Aaron Judge Arbitration: 10 Things to Know as Yankees, Star Outfielder Stay on Track for Wednesday’s Hearing

Aaron Judge Arbitration: 10 Things to Know as Yankees, Star Outfielder Stay on Track for Wednesday’s Hearing

Aaron Judge Arbitration: 10 Things to Know as Yankees, Star Outfielder Stay on Track for Wednesday’s Hearing

The New York Yankees and Aaron Judge remain on track to hold a salary arbitration hearing on Wednesday. according to Jon Heyman† Should this hearing come true, it will determine how much Judge will be compensated for his 2022 season. In theory, the two sides could reach an agreement before appearing before an arbitration panel; Heyman notes, however, that there is no sign of progress in those talks.

You might be wondering what the arbitration process looks like, or what qualifies a player to qualify for something like this. Alternatively, you may want to know how this might affect the Yankees’ efforts to keep Judge for the long haul. So let’s answer 10 frequently asked questions about Judge, the Yankees, and the entire arbitration process.

1. What is arbitration?

Teams may dictate players’ compensation during the first few seasons of a player’s career in the major league. After the player reaches a certain amount of service time, he is allowed to attend an arbitration hearing, which in turn allows him to earn wages more in line with their actual market value. Both the team and the player submit a number that they believe represents fair compensation for the coming year, then present their case to a panel of arbitrators. Those arbitrators will determine later which number is fairer.

2. Who is Eligible for Arbitration?

In general, most players eligible for arbitration have more than three years and less than six years of service in the major league. There are some notable exceptions, as the top 22 percent of players with more than two years of service are also eligible to arbitrate under the “Super Two” designation. Judge, for his part, entered the year with more than five years of service, putting him on the abyss of free agency.

3. What is service time anyway?

It is the benchmark that determines when players are eligible for arbitration and/or free agency. Essentially, players are awarded a service day for each day they are on the major league roster or injured major league list. A player needs 172 days of service to earn a full year of credit, and six full years to get free agency.

4. What Happens During an Arbitration Session?

The team insults their player to a panel of arbitrators to save a few bucks? Well, that may be an exaggeration, but the team and player side are both given time to give presentations on why their file number represents a real value. These arguments are generally based on historical precedents and tend to focus on surface-level analysis—things that non-experts can understand. As mentioned above, the panel determines which side the filing number best represents fair compensation from.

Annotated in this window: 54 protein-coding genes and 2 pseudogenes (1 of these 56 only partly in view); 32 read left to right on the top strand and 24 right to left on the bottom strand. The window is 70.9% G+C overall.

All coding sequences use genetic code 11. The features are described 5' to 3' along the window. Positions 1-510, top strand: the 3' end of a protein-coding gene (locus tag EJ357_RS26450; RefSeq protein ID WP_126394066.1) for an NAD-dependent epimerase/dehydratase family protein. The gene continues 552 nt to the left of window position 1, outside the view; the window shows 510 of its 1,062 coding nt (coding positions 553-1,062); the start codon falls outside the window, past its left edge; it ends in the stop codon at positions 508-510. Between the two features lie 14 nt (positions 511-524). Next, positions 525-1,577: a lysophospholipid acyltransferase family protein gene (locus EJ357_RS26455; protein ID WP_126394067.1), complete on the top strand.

5. Why are the hearings held in season?

Arbitration hearings are usually held in early February, before the official start of spring training. The owner-imposed ban from Major League Baseball forced this year’s hearings to be held throughout the season.

6. How are players compensated before their hearings?

The precedent dating back to the 1990s is that players are paid based on the team’s file number prior to the hearing. If the player subsequently wins the case, the team must make up with the player for the remainder of the season.

7. How far apart are Judge and the Yankees?

The two sides are $4 million apart. Judge filed on $21 million; the Yankees filed for $17 million. It is worth noting that Judge had estimated $17.1 million for the MLB Trade Rumors arbitration model. At the very least, that suggests that the Yankees are using an internal valuation method similar to MLBTR’s.

8. Does hearing affect extension calls?

Probably not. Yankees chief executive Brian Cashman told reporters in April that he had offered Judge a seven-year deal worth $30.5 million a year. Judge’s price has supposedly gone up since then. It’s possible Judge won’t be kind to the Yankees who refuse to grant his request for the 2022 season, but there’s a good chance he’ll sign the most lucrative deal he’s offered this winter. If it’s the Yankees making that offer, it’s hard to see Judge holding this against them.

9. Are Judge’s 2022 stats admissible?

No. Judge has had a great start to the season, hitting .301/.380/.647 (192 OPS+) with 25 homeruns in his first 65 games. Unfortunately, that doesn’t matter at the hearing; the 2022 season, by all accounts, might as well not exist as far as it goes. Judge’s production should help improve his future pay, so it’s not all in vain.

10. How many arbitration sessions are there left?

Fittingly, Judge is the final hearing, according to Joel Sherman. For those who can’t get enough of this part of the game, you won’t have to wait long for the next hearings. They are only eight months away.